Understanding our data entities.

Credit: Polly, Tanja and Neil Tamplin.

As we transition toward making services more joined up and data informed, one of our initial tasks is to understand the types of data that we record and where that data is being held.

At a high level we understand what systems we have and what purpose they serve, but as conditions change over time, the types of things that people record in systems can morph and become more complex.

Where to start?

We knew that to begin with we needed to identify all the types of things (‘entities’) we hold data about as an organisation. In doing so, we could begin to map these to different systems and identify duplication and natural sources of truth.

Identifying entities

We started by trying to identify our initial set of entities. To begin with we weren’t sure we had the level of abstraction right, but as we pushed on we became more confident that we were being consistent and were working at a high enough level that we wouldn’t get bogged down in technicalities too soon.

Here’s an example of some of the entities we identified.

  • Customer
  • Household
  • Property
  • Blocks
  • Components / elements
  • Repair / Job
  • Invoice / Order
  • Contractor / Supplier
  • Tenancy / Account

There was some debate about whether certain entities were sub-types or types in their own right. For example, the concept of Blocks can be used for grouping properties at different levels. So we decided to settle on Block as an entity and presume that it’s recursive. (Scheme, Blocks, Sub-Blocks etc.)

Adding systems

As this was the first iteration of this work, we didn’t want to try and be too exhaustive on the first pass. Instead we compiled a list of our main systems.

For example…

  • Total repairs
  • Castleton Housing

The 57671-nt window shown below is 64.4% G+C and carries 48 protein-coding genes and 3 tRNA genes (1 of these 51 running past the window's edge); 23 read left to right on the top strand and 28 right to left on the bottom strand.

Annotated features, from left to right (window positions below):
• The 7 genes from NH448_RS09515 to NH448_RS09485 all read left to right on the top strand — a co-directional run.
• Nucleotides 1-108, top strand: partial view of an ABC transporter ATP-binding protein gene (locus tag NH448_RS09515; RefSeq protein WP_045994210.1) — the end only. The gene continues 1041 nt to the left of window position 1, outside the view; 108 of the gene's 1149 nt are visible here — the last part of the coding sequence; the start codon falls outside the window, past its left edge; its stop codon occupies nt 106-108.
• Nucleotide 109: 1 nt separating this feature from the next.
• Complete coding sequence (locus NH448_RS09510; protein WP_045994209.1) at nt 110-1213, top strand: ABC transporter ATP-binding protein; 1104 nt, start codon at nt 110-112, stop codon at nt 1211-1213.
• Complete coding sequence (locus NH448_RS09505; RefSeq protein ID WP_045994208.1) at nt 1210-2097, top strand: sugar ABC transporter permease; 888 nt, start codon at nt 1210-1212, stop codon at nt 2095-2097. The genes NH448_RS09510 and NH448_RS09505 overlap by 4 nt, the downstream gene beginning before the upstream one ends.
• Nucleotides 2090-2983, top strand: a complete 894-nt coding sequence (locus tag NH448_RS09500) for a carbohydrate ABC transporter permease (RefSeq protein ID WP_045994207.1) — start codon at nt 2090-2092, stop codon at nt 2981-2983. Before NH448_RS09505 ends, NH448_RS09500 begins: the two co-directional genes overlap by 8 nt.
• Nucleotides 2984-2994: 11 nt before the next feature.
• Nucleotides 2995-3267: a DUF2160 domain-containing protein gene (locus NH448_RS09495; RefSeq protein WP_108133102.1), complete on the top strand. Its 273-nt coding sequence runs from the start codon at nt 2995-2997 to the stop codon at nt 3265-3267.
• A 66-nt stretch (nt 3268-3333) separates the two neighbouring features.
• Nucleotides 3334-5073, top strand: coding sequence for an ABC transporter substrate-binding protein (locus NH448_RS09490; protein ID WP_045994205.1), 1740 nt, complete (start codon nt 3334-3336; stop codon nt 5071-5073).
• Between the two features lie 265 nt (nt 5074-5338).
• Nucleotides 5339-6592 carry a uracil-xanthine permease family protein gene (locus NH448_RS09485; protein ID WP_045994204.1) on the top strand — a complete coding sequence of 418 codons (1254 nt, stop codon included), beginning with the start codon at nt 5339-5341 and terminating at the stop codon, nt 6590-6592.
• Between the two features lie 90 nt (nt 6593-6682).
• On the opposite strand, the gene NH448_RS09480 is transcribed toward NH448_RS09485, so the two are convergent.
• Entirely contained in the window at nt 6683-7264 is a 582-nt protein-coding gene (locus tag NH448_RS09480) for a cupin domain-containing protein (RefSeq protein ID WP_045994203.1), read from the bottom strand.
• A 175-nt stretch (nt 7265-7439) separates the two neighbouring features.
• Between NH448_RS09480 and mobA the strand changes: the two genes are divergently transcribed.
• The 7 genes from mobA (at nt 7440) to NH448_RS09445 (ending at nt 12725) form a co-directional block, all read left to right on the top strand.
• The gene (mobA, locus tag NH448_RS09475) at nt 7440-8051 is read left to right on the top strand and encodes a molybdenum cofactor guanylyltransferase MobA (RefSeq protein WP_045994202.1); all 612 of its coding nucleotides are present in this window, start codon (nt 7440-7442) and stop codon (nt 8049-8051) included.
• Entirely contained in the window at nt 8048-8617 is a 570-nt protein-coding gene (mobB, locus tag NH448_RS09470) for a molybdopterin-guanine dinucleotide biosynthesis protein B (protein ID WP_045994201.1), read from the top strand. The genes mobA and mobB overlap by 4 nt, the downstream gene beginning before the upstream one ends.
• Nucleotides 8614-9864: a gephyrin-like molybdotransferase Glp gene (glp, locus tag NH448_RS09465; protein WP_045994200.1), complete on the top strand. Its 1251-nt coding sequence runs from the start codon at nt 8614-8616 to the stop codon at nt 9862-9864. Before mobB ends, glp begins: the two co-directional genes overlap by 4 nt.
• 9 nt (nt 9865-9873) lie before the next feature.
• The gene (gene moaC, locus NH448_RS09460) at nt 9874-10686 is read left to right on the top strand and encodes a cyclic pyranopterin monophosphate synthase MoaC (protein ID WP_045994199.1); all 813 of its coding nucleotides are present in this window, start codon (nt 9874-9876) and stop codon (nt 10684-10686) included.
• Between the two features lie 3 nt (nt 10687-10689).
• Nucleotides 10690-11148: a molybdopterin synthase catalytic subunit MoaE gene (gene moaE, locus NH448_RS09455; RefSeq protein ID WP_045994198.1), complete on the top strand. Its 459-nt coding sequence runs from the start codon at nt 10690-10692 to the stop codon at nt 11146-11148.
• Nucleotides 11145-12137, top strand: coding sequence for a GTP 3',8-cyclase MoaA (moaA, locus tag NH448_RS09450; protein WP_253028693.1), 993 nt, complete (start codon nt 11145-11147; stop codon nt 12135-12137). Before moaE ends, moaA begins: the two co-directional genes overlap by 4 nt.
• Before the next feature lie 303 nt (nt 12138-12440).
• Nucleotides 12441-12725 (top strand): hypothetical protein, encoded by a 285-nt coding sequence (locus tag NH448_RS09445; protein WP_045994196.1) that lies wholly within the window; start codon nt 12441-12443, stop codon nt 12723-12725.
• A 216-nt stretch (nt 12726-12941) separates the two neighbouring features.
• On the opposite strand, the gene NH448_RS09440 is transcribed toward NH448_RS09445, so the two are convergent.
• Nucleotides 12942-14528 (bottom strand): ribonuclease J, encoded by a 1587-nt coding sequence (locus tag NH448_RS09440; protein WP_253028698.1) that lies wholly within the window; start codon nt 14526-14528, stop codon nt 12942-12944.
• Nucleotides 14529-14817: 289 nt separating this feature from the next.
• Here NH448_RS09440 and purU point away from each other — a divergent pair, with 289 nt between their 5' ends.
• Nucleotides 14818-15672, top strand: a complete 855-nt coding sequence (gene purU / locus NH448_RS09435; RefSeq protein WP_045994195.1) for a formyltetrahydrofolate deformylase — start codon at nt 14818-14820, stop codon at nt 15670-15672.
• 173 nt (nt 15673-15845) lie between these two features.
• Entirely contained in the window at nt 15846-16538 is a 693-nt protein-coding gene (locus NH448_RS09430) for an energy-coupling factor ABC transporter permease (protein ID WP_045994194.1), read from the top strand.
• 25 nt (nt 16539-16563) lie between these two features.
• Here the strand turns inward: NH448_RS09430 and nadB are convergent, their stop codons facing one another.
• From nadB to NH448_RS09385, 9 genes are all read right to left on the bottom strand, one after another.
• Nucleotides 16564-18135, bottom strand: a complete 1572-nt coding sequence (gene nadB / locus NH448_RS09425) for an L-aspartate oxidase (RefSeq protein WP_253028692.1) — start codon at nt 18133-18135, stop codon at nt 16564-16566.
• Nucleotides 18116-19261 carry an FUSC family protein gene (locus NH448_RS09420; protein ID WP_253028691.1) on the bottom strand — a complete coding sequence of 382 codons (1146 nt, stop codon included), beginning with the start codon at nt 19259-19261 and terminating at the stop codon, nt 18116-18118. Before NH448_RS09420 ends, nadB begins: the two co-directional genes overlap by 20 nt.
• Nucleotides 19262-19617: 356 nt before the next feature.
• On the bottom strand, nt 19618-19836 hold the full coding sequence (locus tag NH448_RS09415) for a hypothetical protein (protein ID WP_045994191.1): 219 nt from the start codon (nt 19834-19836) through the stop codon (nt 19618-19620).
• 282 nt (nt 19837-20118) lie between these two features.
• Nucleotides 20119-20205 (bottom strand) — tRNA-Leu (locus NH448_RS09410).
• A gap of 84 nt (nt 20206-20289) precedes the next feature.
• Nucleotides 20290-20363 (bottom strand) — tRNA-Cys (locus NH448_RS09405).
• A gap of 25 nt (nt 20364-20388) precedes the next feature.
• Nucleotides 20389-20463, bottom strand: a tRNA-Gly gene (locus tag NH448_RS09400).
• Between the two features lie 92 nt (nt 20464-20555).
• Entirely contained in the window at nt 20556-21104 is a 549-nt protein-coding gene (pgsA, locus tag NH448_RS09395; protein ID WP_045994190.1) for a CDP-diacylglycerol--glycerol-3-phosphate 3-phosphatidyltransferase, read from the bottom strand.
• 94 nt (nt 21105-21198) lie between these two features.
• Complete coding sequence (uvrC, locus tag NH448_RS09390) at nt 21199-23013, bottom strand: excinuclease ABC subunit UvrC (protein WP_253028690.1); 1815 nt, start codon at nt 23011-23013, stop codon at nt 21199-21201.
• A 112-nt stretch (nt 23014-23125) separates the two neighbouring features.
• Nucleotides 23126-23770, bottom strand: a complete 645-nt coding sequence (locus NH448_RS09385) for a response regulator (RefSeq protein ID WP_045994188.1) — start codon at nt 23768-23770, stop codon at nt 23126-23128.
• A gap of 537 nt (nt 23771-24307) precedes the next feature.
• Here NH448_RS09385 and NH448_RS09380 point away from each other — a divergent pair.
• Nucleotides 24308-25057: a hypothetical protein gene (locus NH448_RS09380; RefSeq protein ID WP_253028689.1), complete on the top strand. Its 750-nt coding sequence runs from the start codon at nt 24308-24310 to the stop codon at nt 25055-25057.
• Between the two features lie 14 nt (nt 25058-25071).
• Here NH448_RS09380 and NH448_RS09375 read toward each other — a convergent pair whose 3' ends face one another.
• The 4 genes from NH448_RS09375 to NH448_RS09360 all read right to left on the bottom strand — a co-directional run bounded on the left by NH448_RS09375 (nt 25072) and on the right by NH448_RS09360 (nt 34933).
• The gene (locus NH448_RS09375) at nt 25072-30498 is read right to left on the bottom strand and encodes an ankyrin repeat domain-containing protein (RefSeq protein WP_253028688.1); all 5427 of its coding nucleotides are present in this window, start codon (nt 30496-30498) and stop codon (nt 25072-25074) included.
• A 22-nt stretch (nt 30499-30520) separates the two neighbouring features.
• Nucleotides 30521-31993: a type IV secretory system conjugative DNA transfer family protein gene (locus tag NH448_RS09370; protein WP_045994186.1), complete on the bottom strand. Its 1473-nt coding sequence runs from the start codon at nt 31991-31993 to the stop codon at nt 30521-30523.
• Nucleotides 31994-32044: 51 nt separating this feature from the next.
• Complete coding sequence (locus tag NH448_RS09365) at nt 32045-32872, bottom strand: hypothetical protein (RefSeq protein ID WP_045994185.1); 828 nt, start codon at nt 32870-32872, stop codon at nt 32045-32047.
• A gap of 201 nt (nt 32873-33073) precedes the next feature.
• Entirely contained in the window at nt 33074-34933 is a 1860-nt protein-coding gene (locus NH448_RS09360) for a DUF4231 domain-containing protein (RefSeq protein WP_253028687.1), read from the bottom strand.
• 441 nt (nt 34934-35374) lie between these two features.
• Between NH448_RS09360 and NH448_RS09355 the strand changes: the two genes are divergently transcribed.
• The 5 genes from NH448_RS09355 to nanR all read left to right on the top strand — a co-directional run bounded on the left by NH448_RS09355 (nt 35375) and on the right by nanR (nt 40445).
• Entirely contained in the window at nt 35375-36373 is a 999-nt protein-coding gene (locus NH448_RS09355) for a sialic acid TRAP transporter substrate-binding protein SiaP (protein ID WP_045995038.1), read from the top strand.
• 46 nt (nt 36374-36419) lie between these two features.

• Sharepoint

In retrospect, in future iterations of this I think it would be useful to add the purpose of the system as well as the system name to make it more readable for others who may be less familiar with the whole estate of IT systems in the organisation. For example, Document Management (Sharepoint).

Building the grid

Now that we had a list of systems and a list of entities, we needed to cross reference them in some way. That way turned out to be a grid.

Down the side we placed our systems, and along the top we placed our entities.

Next we worked our way along each row, placing a green Post-It where an entity existed in a system. In some instances this sparked a really useful discussion about whether entities were captured or not. For anything we couldn’t immediately resolve, we put a question mark on the Post-It to denote that it required further investigation

Early on we found we needed to make a distinction between a system having a view of an entity in another system versus actually holding the entity within the system.

In some cases there was automation in place to push/pull updates from system to system. In other cases we found that it was manual duplication or the same types of entities being recording in isolation.

In starting to identify the most important entities and systems that weren’t automatically linked in some way, we began to build a much better picture of where our immediate priorities are with regards to our work with data.

Toward the end of our session, we began to identify where there were common identifiers between entities and systems in order to gauge the effort required for integration.

Next steps

Our Post-It note grid currently resides in one of our meeting rooms away from where the team work, so we need to transfer it to a more portable and permanent digital format so that we can continue to iterate upon it.

Where we’ve got some question marks, we’re going to arrange demo sessions with key users so we can get a better understanding of the workflow that happens in those systems so we can improve our knowledge of the types of data entities that might be applicable.

Thanks for reading — Comments and suggestions welcome.

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